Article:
The term “machine learning” was coined by Arthur Samuel as long ago as 1959, with research into the topic – closely linked to research into artificial intelligence (AI) – continuing through the decades that followed. But at this point it was ahead of its time – computing power wasn’t yet sufficient to yield the opportunities promised. It is only now that we can start to see the fruits of these early labors, with far greater computing power, increasing amounts of digitized information, and the ability to easily share data via the internet.
The next industrial revolution has already begun – there have been major changes and developments with cloud platforms in the last five years, with industries benefiting massively from the availability of increasingly standardized commercial offerings. This has brought opportunities for a large amount of data to be processed and analyzed, as well as making data easier to access. Connected Internet-of-Things (IoT) devices and cloud availability are providing the platform for what will come next – and undoubtedly it will involve AI and machine learning.
For the last few years there have been efforts in many industries to collect data without really fully knowing how to use it. Machine learning and AI are the missing piece of the puzzle – a solution that has been waiting decades for its problem. In 2020 we finally have the computing power to make use of machine learning, with the ecosystem and environment ready and waiting. We can take the data from all these connected devices in the cloud and find new opportunities with AI. No one knows exactly what will happen, but I’m sure there will be value to be realized and valuable new insights to uncover.
When talking about risks associated with AI and the cloud, people immediately think of cyber security. Obviously cyber security is of the utmost importance in modern society, but the level of risk assumed is sometimes overstated. The cloud is not inherently insecure – it can in fact be in some ways more secure than having data on your personal computer, or on a server in your basement. Commercial cloud providers have hundreds if not thousands of people working on security; it would be hard for any company to put the same amount of effort into security in a non-cloud environment. We are seeing a turning point in industry where we all realize security is essential, but there is a growing understanding that the cloud might actually be the safest place for our data.
But there is another, less obvious, risk than a cyber-attack. AI might be able to crunch a lot of data and learn a lot of things, but the learning – and consequently the decisions based on it – are only as good as the data you put in. In a nutshell, bad data in means bad decisions out. It’s important to get the facts and the base data right – even all the computing power and data points in the world can’t rescue you from bad data. For measurement applications, it’s essential that the original sensing information is accurate in the feed data; in other applications there are also ethical considerations to be made: data must be accurate but also fair and unbiased. For example, if an AI recruiting system learned what constitutes a good candidate based on a certain dataset of previous hires, no woman would ever be given a job!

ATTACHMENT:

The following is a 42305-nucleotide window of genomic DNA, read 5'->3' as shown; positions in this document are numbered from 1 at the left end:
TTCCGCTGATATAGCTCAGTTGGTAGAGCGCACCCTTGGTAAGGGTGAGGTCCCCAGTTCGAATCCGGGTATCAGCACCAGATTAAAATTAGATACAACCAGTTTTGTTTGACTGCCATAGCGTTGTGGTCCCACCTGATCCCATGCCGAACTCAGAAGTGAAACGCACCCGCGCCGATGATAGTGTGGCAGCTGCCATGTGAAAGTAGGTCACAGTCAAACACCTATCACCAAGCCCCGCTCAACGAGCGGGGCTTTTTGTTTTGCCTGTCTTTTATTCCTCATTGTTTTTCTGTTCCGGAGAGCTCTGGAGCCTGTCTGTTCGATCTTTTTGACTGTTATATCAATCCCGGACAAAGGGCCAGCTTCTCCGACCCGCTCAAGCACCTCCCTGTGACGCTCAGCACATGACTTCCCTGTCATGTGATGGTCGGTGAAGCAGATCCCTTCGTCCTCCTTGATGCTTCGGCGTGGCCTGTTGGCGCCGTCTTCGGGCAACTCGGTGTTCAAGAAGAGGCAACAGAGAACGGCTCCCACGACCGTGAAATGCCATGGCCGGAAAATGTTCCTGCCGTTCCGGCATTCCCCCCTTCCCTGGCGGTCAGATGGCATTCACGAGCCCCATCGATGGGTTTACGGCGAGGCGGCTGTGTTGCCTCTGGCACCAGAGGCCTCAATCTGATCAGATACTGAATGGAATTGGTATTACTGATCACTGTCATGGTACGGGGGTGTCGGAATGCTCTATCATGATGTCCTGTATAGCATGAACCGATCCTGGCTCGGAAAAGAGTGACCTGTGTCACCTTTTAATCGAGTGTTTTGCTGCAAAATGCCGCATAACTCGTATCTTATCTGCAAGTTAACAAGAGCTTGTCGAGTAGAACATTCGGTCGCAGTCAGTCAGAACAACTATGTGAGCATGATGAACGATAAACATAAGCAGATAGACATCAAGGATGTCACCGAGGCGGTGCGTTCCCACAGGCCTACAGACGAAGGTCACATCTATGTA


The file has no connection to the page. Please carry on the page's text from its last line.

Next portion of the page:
While it’s hard to foresee all the impacts of machine learning on the different jobs people do, it’s unlikely that large segments of the workforce will be replaced by machines. If we take industrial process measurements for example, we’ve already discussed how essential it is that measurement data is correct, so we’ll still need competent people choosing what parameters to measure, what equipment to use, how to install it to ensure accurate measurements, how to take representative samples, and much more. Without this, AI and machine learning will fail and we will waste the opportunities they present. Man and machine will need to work together in the future, just as we do today.
Vaisala always wants to bring value to customers in the field of industrial measurements by offering the best products on the market. To do this we are constantly innovating and looking for new opportunities. The value of good measurement – measurements that are stable, reliable, and accurate – is becoming more and more important; whether you’re looking to optimize industrial processes, achieve high-quality output, develop a circular economy, or optimize energy usage, you need high-quality measurements. We are also looking at how we can add more value to our products, for example in how our customers can access past and present measurement data or receive alarms and notifications. The industry’s shift towards cloud-based systems is something that every company who wants to be providing added value should be looking into. We want to expand the business of measurement to add new levels of convenience and value, because the importance of accurate, reliable measurement data is only going to grow.
View also our previous posts around this topic: Developing future-proof solutions by Mika Väisänen, our Senior System Architect and also take a look at some of the tangible advantages of cloud-based sensing solutions that our Senior Product Manager Lars Stormbom has presented in his post Reaching for the clouds.